Monday, 27 April 2015

School’s social psychologist helps bridging Australasia and North America into the future

On April 7th, 2015, Dr Stefania Paolini from UON School of Psychology had the pleasure to officially inaugurate a new small group conference series jointly sponsored by the Society for Australasian Social Psychologists (SASP) and the largest professional society of social scientists in the world, (American-led) Society for the Psychological Study of Social Issues (or SPSSI). The small group meeting is aimed at facilitating research cross-pollination and research training around areas of mutual interest of the two societies. It is expected to gather 20-30 senior and junior scholars from Australasia and North America and take place yearly in alternate geographical locations.

The inaugural SASP-SPSSI small group conference meeting was held in Brisbane on the topic of ‘Collective harmdoing’. It gathered prominent social psychologists: John Dixon (Open University, UK) and Daniel Bar-Tal (Tel-Aviv University, Israel), Jolanda Jetten, and Alex Haslam (UQ, Australia). Stefania, as co-chair of SPSSI internationalisation committee and SASP representative, has been the main driver in the establishment of this new scheme. Her opening words were nicely complemented by a video message to the conference delegates by SPSSI President, Alice Eagly, and the 15+ people SPSSI council.

Stefania was also asked to open the scientific program of the meeting with an overview of her programmatic work on valence asymmetry in intergroup relations. This line of research indicates that, while positive interactions between members of opposing groups bring about positive outcomes (less prejudice, more trust etc.), negative interactions have a disproportionately larger (detrimental) impact—the so called ‘negative valence asymmetry’. Her presentation included recently published findings suggesting that individuals’ positive and diverse histories of contact with members of opposing groups can lessen the impact of these negative asymmetries even in conflict-ridden settings, like Cyprus or Northern Ireland. These asymmetries are further diluted by the greater prevalence of positive (vs. negative) contact in most people’s ordinary life experiences. If you want to know more about these findings, see: Paolini, Harwood, Rubin, Husnu, Joyce, & Hewstone here  and Graf, Paolini, & Rubin here.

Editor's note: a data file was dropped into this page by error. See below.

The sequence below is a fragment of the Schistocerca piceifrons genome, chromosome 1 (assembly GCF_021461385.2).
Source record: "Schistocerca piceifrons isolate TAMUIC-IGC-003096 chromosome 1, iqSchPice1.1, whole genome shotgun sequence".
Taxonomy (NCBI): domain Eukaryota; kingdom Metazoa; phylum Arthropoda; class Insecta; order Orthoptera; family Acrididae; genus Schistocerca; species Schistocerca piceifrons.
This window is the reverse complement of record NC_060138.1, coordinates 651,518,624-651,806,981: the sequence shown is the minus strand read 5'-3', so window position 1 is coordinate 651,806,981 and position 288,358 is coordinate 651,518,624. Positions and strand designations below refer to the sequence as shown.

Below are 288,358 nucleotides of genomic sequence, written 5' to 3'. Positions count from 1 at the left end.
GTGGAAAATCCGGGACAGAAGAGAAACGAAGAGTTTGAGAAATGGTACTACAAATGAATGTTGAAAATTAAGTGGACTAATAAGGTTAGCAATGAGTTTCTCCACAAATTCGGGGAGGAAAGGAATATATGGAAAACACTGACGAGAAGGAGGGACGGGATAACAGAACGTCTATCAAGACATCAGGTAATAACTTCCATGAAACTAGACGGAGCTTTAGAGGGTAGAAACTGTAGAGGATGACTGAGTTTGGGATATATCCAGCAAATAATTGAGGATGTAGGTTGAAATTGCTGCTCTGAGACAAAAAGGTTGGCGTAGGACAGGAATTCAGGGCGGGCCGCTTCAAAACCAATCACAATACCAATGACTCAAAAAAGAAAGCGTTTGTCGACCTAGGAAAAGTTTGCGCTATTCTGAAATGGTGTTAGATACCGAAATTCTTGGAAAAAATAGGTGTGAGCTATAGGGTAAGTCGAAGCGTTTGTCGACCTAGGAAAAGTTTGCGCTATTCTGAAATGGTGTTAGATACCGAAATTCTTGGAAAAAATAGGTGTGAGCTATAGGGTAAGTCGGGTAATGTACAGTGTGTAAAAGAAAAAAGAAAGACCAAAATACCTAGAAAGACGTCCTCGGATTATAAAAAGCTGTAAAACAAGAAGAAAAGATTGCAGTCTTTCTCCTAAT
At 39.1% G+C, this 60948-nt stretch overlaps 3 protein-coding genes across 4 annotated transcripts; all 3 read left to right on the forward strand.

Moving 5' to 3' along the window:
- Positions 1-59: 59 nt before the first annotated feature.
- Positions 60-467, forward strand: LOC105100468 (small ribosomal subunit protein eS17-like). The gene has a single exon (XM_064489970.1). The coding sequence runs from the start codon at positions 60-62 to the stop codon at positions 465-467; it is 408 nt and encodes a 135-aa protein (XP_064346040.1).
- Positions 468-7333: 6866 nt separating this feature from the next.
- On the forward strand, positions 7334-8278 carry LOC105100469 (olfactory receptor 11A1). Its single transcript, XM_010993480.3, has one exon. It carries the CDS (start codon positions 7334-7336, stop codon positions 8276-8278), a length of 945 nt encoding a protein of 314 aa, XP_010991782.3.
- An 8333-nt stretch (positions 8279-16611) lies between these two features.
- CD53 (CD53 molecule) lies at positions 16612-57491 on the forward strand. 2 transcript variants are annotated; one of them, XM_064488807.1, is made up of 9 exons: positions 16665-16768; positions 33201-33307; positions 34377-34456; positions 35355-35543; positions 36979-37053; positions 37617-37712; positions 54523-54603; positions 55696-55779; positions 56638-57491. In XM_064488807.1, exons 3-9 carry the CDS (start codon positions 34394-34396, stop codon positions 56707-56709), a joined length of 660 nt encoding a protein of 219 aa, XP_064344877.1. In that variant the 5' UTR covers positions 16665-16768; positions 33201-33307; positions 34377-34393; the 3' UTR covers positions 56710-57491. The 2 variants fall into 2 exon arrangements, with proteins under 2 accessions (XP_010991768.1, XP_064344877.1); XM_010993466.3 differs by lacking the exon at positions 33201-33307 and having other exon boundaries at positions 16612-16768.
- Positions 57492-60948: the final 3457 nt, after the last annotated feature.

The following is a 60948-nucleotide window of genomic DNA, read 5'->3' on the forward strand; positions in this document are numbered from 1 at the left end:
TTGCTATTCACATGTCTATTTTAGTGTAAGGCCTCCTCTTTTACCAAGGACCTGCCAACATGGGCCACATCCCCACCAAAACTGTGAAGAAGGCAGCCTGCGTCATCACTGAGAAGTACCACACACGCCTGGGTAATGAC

Negative valence asymmetries: A case of negative being louder than positive in intergroup relations